Diversifying a portfolio

Lesson in Course: Portfolio management (beginner, 5min)

Investing requires taking some risk. Here is a way to reduce the amount of risk.


What it's about: Diversification allows us to spread out our risk.

Why it's important: Without diversification, we can unintentionally lose a lot of our money.

Key takeaway: We can get great diversification benefits by adding two different asset classes.

Diversification is the process of reducing the risk of a portfolio by investing in a variety of assets. We can remember this using the adage, “don’t put all of your eggs in one basket.” By investing in various assets, we reduce the exposure to any one particular asset or risk. This way, if anything bad happens to one asset, we don’t lose all of our money, or if something happened to one basket, we don’t lose all of our eggs.

We can diversify by investing in different asset classes such as stocks, bonds, or crypto. Or we can diversify within each asset class, such as buying stock in Tesla and Walmart.


How diversification works

Diversification has a greater effect when there is less correlation between the assets. By investing in various assets, we can expect to see the value of some go up while others go down. This means that losses of some assets are offset by gains of others which reduces how much the total portfolio fluctuates. These fluctuations are what we use to measure risk, so we reduce the risk of our portfolio by reducing these fluctuations.

Reducing losses allows wealth to compound

Let's take a practical look at diversification and risk. A classic debate among soda drinkers has always been between Pepsi or Coca-cola for taste. Let's assume that one of our friends is a Pepsi fanatic and manages to convince us that Pepsi was going to come out with some blockbuster flavors over the next years. He decides to invest in Pepsi exclusively. We decide to follow suit but will create two portfolios to diversify our risk.

Three portfolios 

The graph below shows the growth of three portfolios over two years, from April 17, 2006, to September 30, 2008.

  • Portfolio 1 is a portfolio made up of one stock, Pepsi ($PEP).
  • Portfolio 2 is a portfolio made up of two stocks, Pepsi ($PEP) and Coca-cola ($KO).
  • Portfolio 3 is made up of Pepsi ($PEP), an ETF of 7-10 year Treasury bonds ($IEF), and an ETF of the price of gold ($GLD).

Investing in Pepsi stock and Coca-cola stock will reduce some risks. However, it is much less than if we created a portfolio invested in Pepsi stock, Treasury bonds, and gold because there is a greater correlation between Pepsi and Coca-cola than Pepsi, Treasury bonds, and gold.

At this point, it seems like all three portfolios are doing well after two years.

Not only are Pepsi stock and Coca-cola stock both the same type of asset, but both companies have similar product offerings and risks. Combining the two doesn't reduce our beta or overall risk by much.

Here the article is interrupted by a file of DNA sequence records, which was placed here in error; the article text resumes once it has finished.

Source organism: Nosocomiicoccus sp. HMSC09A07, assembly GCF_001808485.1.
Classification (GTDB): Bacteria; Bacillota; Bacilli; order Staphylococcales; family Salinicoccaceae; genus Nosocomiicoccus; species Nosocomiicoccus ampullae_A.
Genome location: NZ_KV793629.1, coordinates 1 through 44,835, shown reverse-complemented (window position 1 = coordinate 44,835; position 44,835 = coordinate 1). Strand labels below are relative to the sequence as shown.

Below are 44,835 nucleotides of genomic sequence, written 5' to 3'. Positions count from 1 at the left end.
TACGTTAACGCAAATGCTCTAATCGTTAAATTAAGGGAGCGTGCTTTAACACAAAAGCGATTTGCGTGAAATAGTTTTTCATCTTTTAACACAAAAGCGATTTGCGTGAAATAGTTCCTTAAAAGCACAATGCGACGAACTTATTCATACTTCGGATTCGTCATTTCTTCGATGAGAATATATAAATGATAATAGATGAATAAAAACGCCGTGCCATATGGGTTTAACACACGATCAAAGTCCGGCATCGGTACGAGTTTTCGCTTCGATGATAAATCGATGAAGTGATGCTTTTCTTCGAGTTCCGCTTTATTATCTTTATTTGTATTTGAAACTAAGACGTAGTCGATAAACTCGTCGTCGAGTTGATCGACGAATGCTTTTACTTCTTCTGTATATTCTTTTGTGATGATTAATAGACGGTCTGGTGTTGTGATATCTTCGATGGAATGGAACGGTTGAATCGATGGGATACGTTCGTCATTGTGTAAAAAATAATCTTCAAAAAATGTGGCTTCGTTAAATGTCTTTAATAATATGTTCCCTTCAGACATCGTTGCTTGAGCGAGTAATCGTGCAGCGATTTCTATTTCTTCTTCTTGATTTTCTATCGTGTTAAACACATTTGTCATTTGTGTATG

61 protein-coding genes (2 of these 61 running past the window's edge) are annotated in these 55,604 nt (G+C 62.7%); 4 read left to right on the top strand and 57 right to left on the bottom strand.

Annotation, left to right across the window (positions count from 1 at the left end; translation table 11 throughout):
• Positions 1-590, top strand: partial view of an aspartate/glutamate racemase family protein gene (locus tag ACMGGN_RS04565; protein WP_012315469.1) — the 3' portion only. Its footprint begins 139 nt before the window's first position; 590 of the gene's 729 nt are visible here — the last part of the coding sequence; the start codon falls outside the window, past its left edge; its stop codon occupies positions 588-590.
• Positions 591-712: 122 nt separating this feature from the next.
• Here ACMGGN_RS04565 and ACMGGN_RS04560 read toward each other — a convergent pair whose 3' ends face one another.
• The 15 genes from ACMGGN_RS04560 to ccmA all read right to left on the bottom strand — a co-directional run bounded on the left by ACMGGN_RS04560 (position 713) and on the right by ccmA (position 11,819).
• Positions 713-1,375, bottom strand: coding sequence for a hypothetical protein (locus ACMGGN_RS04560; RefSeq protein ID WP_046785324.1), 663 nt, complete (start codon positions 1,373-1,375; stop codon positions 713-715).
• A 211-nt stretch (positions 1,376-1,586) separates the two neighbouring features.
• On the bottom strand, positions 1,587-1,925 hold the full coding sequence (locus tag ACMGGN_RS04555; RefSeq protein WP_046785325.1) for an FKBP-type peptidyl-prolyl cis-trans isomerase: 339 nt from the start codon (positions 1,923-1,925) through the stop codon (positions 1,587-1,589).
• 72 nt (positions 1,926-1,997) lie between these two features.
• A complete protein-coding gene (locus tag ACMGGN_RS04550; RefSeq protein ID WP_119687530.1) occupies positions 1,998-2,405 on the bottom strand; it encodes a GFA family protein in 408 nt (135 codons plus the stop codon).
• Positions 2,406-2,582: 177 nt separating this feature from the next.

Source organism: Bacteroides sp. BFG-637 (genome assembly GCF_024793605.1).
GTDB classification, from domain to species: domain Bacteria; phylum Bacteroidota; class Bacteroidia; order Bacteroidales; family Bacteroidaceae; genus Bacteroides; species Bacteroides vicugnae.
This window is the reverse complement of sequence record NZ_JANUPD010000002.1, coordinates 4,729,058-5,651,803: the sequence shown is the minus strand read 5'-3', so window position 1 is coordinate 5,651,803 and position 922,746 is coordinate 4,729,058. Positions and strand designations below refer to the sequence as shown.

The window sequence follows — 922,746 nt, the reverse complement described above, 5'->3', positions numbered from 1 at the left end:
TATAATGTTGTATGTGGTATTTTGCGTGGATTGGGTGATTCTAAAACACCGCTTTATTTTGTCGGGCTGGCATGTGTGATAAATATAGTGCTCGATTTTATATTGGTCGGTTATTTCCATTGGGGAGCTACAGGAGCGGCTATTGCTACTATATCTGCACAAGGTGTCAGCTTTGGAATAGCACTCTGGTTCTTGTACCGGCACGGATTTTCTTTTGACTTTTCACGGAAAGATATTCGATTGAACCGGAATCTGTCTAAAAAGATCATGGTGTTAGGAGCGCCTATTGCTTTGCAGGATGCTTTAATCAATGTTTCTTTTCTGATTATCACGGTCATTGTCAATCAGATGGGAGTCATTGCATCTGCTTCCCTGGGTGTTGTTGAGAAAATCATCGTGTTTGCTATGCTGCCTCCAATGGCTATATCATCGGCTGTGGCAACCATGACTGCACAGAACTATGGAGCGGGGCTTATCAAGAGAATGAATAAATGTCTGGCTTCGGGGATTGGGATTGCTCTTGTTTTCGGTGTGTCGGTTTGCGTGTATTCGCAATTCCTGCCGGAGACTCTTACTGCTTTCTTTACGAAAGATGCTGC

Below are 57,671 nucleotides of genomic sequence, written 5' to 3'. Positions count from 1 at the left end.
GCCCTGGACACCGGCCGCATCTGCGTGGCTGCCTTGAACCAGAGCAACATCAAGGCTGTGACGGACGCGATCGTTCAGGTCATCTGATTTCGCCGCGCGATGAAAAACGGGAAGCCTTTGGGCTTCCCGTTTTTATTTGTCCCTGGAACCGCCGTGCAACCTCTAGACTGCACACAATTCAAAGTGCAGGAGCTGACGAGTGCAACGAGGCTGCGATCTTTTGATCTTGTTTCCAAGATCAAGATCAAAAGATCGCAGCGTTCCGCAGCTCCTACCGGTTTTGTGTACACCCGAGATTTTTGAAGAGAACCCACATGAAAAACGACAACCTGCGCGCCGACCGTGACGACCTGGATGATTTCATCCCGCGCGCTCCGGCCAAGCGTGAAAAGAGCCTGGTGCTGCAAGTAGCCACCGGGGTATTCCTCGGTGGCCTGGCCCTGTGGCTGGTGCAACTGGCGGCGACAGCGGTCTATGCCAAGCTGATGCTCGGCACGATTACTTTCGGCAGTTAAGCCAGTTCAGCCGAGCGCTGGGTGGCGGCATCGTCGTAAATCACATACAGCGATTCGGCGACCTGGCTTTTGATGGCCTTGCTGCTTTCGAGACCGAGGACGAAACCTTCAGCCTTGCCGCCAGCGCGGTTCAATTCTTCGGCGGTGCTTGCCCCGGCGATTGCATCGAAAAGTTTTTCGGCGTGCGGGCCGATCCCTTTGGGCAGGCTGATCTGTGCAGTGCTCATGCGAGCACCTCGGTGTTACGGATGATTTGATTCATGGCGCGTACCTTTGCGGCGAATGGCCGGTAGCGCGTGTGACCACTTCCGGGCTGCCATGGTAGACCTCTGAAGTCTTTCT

Portfolio 1 and 2 stats

Portfolio 1 and 2 look very similar, and that’s because $PEP and $KO have a fairly strong correlation (0.68). 


In contrast, bonds and gold are different asset classes that have different associated risks. The greater these differences are, the more diversification can be achieved. Let's take a look at portfolio 3.

Portfolio 3 stats

The beta for portfolio 3 (0.15) is much lower than $PEP.

In our example, we compared the performance of both portfolios between 2006 and 2008, 2 years of strong economic growth. During economic expansion, high-risk (beta) stocks perform well and it almost doesn't matter what we pick. However, had we been in an economic recession, things would be quite different. Let's take a look at what happened over the following months.

The financial crisis of 2008

If we extend our timeline to January 20, 2009, we can see the effects of diversification at play.

After news of Lehman Brothers' collapse, the stock market crashed. We can see that portfolio 1 and portfolio 2 sustained heavy losses while portfolio 3 came out on top.

We've learned in previous lessons that long-term wealth building requires limiting as many big losses to our portfolio as we can. One big setback can really slow our progress and erase years of progress. This is why hedge funds are entirely built to manage and reduce risk. Just like those firms, we should not skimp on diversification! 

Actionable ideas

Diversification is an easy way to reduce the risk of a portfolio. By adding more varying types of investments to our portfolio, we can continue to reduce portfolio beta or risk. While it may seem counter-productive to give up possible returns, reducing risk is necessary during economic contractions for long-term investing success.

Supplementary materials

Use this free tool to play around with different portfolios to see how you can minimize the risk while trying to maximize the return:

Backtest Portfolio Asset Allocation

Analyze and view backtested portfolio returns, risk characteristics, standard deviation, annual returns, and rolling returns